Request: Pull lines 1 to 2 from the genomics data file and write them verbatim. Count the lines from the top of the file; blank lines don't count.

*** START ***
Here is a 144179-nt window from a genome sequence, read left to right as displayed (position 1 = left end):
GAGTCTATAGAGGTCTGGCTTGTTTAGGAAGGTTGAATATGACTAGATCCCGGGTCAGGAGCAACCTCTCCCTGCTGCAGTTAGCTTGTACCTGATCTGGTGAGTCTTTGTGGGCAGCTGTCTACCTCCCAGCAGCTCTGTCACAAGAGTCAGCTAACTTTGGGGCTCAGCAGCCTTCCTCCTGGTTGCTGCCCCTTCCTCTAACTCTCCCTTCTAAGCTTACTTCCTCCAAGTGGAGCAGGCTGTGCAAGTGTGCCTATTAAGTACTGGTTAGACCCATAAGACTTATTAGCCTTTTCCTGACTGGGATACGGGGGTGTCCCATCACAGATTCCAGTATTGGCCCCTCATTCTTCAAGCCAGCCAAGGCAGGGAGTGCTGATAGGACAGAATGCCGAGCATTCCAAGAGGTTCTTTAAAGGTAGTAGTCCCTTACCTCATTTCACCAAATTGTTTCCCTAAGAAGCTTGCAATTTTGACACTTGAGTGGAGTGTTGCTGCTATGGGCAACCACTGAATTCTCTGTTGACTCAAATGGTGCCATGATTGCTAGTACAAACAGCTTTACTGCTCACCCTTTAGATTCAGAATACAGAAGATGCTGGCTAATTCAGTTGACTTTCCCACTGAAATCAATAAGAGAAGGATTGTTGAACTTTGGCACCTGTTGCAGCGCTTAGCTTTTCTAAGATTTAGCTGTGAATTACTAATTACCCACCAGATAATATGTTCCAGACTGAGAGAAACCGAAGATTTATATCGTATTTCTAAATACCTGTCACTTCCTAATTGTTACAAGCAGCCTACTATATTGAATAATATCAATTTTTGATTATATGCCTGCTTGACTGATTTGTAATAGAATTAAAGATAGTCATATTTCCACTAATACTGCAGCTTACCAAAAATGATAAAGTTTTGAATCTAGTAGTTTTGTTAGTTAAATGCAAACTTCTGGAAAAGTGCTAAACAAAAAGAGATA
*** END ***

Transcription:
Here is a 144179-nt window from a genome sequence, read left to right as displayed (position 1 = left end):
GAGTCTATAGAGGTCTGGCTTGTTTAGGAAGGTTGAATATGACTAGATCCCGGGTCAGGAGCAACCTCTCCCTGCTGCAGTTAGCTTGTACCTGATCTGGTGAGTCTTTGTGGGCAGCTGTCTACCTCCCAGCAGCTCTGTCACAAGAGTCAGCTAACTTTGGGGCTCAGCAGCCTTCCTCCTGGTTGCTGCCCCTTCCTCTAACTCTCCCTTCTAAGCTTACTTCCTCCAAGTGGAGCAGGCTGTGCAAGTGTGCCTATTAAGTACTGGTTAGACCCATAAGACTTATTAGCCTTTTCCTGACTGGGATACGGGGGTGTCCCATCACAGATTCCAGTATTGGCCCCTCATTCTTCAAGCCAGCCAAGGCAGGGAGTGCTGATAGGACAGAATGCCGAGCATTCCAAGAGGTTCTTTAAAGGTAGTAGTCCCTTACCTCATTTCACCAAATTGTTTCCCTAAGAAGCTTGCAATTTTGACACTTGAGTGGAGTGTTGCTGCTATGGGCAACCACTGAATTCTCTGTTGACTCAAATGGTGCCATGATTGCTAGTACAAACAGCTTTACTGCTCACCCTTTAGATTCAGAATACAGAAGATGCTGGCTAATTCAGTTGACTTTCCCACTGAAATCAATAAGAGAAGGATTGTTGAACTTTGGCACCTGTTGCAGCGCTTAGCTTTTCTAAGATTTAGCTGTGAATTACTAATTACCCACCAGATAATATGTTCCAGACTGAGAGAAACCGAAGATTTATATCGTATTTCTAAATACCTGTCACTTCCTAATTGTTACAAGCAGCCTACTATATTGAATAATATCAATTTTTGATTATATGCCTGCTTGACTGATTTGTAATAGAATTAAAGATAGTCATATTTCCACTAATACTGCAGCTTACCAAAAATGATAAAGTTTTGAATCTAGTAGTTTTGTTAGTTAAATGCAAACTTCTGGAAAAGTGCTAAACAAAAAGAGATA